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November 11, 2022updated 17 Nov 2022 1:34pm

How the BBC plans to crack US news (without getting sucked into the culture wars)

By Bron Maher

BBC News believes it can be “an antidote” to disinformation and polarisation in the US news landscape.

The corporation has ramped up investment in its North American operation in recent months, doubling its journalist headcount there and hiring two new editorial executives – even as the broadcaster has faced cuts at home.

The digital director of BBC News, Naja Nielsen (pictured), told Press Gazette the broadcaster saw North America as a major growth opportunity, both journalistically and financially.

And she said she thought a BBC culture of impartiality would put it in good stead to attract audiences in the US, where across its platforms it reaches 50 million people weekly.

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‘The most important source of trustworthy information’

The BBC said in February that it planned to grow its US and Canada digital news team from 18 to 38. In late October it announced the appointment of a new US head of digital journalism and a senior vice president of global programming and content strategy.

“BBC News has been a global player almost for decades”, Nielsen told Press Gazette last week.

“I’m from Denmark, and in my own country, we all grew up with this history lesson where we hear BBC London telling us about the liberation of Denmark after the Second World War.

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“And that’s kind of the role that BBC News and the BBC has always played. And we see that in Ukraine and Russia, Afghanistan, Iran, you know – we are the most important source of trustworthy information.”

Nielsen said the BBC had identified a lack trustworthy information in North America. “North America, and the US in particular, is of course a completely different market that has great and exciting and very innovative journalism. However, we also see… distrust in a lot of information.”

The BBC formula, Nielsen suggested, was well suited to address that distrust. “We believe that what is at the core of BBC News – to always strive to be impartial, to be accurate, us being transparent, reporting without fear or favour – all of those things that are put into our almost constitution, we can see there is a real appetite for it.”

More than that, Nielsen suggested there was a “need” for BBC journalism in North America. “Because we have no dog in the fight, because we’re not fearful of anyone… It would almost be an antidote to the disinformation that is really kind of free flowing in the American market.”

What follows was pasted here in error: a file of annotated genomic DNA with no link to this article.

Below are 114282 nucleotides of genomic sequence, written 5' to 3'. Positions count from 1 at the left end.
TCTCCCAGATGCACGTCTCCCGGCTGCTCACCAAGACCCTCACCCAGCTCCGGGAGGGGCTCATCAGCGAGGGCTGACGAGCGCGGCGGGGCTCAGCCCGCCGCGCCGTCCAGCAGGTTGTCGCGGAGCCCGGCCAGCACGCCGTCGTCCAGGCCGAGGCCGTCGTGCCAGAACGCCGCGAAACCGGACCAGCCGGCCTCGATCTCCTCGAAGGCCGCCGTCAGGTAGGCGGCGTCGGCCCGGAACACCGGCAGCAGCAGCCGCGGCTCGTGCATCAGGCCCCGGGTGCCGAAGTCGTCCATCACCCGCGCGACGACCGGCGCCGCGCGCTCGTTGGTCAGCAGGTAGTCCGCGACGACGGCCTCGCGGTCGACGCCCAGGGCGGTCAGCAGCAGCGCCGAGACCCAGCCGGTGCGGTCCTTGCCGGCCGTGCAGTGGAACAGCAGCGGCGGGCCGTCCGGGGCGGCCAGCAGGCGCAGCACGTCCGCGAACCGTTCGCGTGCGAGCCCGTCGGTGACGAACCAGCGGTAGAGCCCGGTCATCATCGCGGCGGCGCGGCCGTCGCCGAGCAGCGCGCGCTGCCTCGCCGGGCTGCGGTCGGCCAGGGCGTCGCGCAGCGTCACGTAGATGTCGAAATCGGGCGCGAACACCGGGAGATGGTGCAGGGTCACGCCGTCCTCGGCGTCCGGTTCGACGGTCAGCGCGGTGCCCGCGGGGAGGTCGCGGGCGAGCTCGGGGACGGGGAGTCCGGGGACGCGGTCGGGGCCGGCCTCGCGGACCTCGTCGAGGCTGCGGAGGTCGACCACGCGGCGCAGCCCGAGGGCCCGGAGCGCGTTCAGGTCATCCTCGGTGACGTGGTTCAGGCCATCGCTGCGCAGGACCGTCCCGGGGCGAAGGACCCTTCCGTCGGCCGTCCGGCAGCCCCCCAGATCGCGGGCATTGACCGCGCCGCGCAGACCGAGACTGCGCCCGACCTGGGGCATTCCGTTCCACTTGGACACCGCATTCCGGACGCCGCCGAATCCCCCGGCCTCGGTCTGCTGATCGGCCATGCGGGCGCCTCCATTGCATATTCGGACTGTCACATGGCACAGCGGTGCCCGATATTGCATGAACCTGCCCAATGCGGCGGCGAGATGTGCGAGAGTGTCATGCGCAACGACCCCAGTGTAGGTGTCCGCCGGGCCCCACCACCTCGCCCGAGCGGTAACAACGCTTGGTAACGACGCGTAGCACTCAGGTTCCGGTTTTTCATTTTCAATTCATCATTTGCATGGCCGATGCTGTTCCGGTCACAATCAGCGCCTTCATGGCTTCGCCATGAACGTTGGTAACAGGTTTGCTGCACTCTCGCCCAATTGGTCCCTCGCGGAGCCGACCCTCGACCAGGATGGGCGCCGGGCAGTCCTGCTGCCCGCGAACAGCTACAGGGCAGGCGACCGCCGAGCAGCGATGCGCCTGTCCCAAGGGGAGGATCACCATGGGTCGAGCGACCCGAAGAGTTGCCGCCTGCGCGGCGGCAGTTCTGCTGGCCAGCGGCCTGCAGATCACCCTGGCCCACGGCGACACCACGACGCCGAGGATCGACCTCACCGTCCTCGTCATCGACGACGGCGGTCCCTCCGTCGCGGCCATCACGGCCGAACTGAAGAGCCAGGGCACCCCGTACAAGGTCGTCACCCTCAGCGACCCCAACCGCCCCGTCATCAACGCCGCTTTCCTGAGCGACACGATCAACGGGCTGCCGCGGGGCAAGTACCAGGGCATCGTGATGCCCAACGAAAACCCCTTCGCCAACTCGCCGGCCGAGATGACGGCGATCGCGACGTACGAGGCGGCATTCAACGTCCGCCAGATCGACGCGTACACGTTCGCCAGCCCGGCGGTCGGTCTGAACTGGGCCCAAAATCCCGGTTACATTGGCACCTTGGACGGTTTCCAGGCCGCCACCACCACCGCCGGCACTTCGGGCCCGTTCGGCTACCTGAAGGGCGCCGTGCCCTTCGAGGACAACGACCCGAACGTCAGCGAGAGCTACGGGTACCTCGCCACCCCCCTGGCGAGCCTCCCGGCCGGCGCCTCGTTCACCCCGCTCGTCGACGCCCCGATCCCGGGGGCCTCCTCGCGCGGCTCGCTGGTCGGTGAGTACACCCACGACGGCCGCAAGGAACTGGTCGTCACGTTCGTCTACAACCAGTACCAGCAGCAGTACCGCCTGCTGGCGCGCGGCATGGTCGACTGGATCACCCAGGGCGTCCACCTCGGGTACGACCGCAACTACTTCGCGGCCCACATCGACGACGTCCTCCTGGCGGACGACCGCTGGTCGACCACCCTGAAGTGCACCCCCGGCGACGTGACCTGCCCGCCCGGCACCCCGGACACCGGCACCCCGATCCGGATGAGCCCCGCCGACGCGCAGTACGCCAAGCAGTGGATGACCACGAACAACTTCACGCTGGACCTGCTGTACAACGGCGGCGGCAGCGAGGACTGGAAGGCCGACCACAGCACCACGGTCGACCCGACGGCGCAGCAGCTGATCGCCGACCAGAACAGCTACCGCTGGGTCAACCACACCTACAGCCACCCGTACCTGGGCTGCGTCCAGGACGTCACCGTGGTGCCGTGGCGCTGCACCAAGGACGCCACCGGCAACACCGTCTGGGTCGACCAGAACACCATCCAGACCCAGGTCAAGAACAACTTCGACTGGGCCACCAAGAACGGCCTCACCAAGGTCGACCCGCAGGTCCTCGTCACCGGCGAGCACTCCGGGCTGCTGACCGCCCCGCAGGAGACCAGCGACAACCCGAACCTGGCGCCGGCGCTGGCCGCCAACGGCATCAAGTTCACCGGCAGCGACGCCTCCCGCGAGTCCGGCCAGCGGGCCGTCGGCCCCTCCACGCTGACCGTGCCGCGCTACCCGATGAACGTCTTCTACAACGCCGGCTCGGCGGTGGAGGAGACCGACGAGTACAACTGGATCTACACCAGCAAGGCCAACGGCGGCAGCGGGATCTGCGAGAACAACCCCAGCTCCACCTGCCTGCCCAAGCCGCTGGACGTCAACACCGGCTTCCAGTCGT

[Read more: Misinformation and the US midterms – Reuters on the frontline of US democracy]

In successive Reuters Institute for the Study of Journalism Digital News Reports, the BBC has come out as the most trusted newsbrand in both the UK and the US (although its UK score has dropped in recent years).

BBC News’ North America expansion: the business case

“The growth opportunity is actually really big right now”, Nielsen said.

The North America expansion is in the publicly funded part of the BBC, rather than the commercial BBC Studios. How does the corporation sell doubling a newsroom across the ocean to increasingly money-conscious licence fee payers?

“In terms of how that is benefiting the UK licence fee payers… what we do outside Britain in English is something we monetise and then we drive on commercial terms”, Nielsen said.

“And that means that if we grow in America, we can also grow our commercial return that we then can reinvest back into journalism.”

Nielsen was speaking to Press Gazette the day after BBC England announced 179 local radio and television roles were to be cut (offset by 131 new jobs across local news). Was it uncomfortable for her to lead an expansion overseas while journalists at home were losing their jobs?

“You know what, it is. Of course it is. Because cuts are never nice and also I think we all know that change is never easy…

“I think it is important to understand that this is not a fixed pool of resources – that one of the reasons, the main reason, for us to expand in the world is because we have a really important role to play in terms of fighting disinformation and making sure that there is good, independent journalism for everyone.

“But another reason… is that we think we can grow our revenue, and by growing our revenue in America, we will have more money that we can invest in journalism. It’s that simple.”

The journalistic case